If you believe the New York Times, we live in a world where business leaders are tiptoeing around Donald Trump. They’re afraid that they might become a target of his personal attacks. They see his treatment of people like Robert Gates, one of our nation’s most prominent and impactful civil servants, and shudder at the thought of being attacked too. They see that many Republican establishment politicians have “gotten in line” and supported their party’s nominee despite having serious misgivings about his leadership qualities, his vision for America, and his likely inability to get any of his proposals enacted if elected.
Where is our leadership? We’re talking about Chief Executive Officers, people who sometimes make millions of dollars a year and run global corporations that are far more successful than anything Trump has run. We’re talking about politicians who have been elected by the people to be leaders in Washington, DC and hold the purse-strings on trillions of dollars in spending and taxes. Are they afraid to get criticized by an insecure man who builds fancy buildings and sports a weird hairdo? Really?
Sadly, there is another category of leaders who have largely remained silent: military brass. As a veteran, I feel fortunate to have met, served with, and learned from many retired admirals and generals. These are wonderful men and women who have dedicated their lives to serving our country, often at the expense of their own families. I’ve had a number of personal conversations with these folks – including some of the most celebrated and accomplished military leaders of our era – and they all agree that Trump is not fit to lead the nation. That’s right, all of them. Yet most are unwilling to speak out publicly against Trump. Is it because of similar fears to those of our CEOs and our politicians?
Yes, Trump has a list of 88 retired military brass who are supporting his campaign. But look at the list – these aren’t the cream of the crop and most of them are not the leaders who understand the fight that we’re engaged in against terrorism. Most of them served decades ago, when the Cold War was “the fight.”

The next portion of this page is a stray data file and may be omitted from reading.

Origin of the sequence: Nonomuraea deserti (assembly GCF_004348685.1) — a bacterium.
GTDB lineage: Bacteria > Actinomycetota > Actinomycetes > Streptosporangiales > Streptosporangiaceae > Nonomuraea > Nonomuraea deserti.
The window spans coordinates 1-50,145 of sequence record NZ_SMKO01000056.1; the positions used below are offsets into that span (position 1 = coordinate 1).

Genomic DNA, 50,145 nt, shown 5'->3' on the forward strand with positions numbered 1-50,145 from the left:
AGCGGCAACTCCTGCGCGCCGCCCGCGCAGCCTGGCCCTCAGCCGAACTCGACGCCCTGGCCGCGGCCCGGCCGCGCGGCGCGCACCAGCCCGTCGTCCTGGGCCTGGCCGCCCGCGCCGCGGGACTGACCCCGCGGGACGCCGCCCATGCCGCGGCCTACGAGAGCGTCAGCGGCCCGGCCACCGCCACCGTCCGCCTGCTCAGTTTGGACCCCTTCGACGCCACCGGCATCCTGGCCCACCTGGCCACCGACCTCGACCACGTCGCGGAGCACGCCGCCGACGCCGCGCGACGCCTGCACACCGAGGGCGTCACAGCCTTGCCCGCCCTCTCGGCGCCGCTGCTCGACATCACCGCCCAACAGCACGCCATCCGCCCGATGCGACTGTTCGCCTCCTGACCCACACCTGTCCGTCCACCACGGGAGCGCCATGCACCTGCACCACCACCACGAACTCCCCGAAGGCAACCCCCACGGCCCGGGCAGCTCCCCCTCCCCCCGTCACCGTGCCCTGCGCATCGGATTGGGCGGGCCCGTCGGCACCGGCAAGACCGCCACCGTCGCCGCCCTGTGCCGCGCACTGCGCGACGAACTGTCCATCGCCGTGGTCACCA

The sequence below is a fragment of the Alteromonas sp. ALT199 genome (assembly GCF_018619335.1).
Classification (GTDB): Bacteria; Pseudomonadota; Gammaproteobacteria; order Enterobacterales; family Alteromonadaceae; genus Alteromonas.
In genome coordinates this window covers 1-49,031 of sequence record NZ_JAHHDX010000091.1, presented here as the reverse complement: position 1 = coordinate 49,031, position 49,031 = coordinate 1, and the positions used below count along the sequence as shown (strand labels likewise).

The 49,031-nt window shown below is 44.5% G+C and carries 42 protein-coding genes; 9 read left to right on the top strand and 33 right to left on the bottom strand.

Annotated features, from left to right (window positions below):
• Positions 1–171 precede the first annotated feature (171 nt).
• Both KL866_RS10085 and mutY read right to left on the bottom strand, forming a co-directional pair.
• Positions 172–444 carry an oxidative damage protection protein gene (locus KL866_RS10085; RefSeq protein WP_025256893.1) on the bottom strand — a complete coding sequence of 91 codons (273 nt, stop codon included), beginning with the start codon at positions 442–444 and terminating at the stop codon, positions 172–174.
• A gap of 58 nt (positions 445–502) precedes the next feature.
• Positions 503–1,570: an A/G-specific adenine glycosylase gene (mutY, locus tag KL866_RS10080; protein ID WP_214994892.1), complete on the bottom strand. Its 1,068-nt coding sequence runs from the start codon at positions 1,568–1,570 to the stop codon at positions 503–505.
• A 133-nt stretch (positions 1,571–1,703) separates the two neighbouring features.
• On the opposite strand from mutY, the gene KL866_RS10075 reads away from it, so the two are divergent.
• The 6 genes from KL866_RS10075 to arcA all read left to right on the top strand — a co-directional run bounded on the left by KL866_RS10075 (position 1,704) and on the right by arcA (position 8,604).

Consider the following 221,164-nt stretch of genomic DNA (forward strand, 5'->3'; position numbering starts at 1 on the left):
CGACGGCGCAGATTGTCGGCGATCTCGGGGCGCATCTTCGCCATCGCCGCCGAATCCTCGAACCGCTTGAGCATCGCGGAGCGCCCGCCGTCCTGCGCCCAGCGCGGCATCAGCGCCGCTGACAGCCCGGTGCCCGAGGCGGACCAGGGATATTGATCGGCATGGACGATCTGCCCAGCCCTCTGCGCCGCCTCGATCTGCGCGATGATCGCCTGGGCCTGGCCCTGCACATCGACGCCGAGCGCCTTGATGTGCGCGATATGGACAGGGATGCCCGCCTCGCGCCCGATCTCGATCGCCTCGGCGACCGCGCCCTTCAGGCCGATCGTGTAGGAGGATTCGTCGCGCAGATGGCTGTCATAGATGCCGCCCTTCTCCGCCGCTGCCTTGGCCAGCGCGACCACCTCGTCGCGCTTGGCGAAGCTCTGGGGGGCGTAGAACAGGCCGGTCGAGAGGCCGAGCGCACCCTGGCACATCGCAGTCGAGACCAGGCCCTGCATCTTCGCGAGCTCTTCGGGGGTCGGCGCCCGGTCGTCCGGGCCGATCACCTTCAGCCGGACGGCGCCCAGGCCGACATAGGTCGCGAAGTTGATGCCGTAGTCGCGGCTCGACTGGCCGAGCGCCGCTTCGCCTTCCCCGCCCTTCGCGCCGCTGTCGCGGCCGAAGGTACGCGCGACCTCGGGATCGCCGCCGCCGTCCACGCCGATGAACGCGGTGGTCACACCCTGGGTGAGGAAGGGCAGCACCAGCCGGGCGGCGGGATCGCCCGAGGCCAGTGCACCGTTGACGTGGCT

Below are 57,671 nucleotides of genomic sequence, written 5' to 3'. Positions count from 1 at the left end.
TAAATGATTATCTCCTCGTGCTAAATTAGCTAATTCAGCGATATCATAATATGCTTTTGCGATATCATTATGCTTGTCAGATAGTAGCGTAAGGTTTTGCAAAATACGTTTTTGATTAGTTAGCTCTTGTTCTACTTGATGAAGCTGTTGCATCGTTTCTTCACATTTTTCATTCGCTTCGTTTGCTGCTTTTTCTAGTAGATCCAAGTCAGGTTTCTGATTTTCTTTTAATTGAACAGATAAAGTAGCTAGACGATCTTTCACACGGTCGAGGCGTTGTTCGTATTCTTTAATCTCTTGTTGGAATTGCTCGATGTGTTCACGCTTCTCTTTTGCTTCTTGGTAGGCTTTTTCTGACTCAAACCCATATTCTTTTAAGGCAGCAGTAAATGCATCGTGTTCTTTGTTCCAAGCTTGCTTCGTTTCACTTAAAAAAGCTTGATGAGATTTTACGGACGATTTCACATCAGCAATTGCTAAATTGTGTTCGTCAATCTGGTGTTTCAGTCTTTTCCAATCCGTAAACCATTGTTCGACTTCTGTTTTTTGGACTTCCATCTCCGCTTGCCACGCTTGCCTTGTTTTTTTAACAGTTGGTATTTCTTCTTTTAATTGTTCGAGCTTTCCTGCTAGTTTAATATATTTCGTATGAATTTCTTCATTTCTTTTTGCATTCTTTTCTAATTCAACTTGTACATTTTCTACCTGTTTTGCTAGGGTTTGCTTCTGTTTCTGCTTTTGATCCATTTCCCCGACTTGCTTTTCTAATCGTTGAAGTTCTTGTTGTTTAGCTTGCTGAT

Learning how to fight terrorists in Iraq and Afghanistan has taken over a decade to grasp. Our military was woefully underprepared when September 11 occurred. Entire “playbooks” had to be thrown out because what we did in places like Korea and Vietnam just didn’t work against terrorists. Trump now advocates that we should base our vote on the endorsements of people who wrote the old “playbooks” rather than the new ones. This would be a clear mistake.
Again, where is our leadership? What I am perceiving more each day is that we have a true leadership deficit in the United States. We have many powerful people with fancy titles who command troops in factories, board rooms, and on battlefields, but who are unwilling to take a stand when things matter most. Sometimes they cite personal fear and “not wanting to get involved” rather than doing what is right. Imagine if our junior military officers allowed similar fears to drive their actions – no one would serve and those who did would fail.
Two clear things need to happen before November 8. First, we need our nation’s CEOs, politicians, and former military leaders to issue a rallying cry, to wake up and to step up. Our nation needs you now, as much as ever before. We need you to speak truth to power, regardless of the consequences to you as an individual. Any response that you face on Twitter will be worth it if you help us reject an unworthy candidate. Second, to the younger leaders among us who are still building their careers, speak out now. If our leaders don’t step up, we need you to do so. There is no better way to position yourself for future success than to stand up to a bully at a time of need. I can handle being bashed on social media – and I know you can too.
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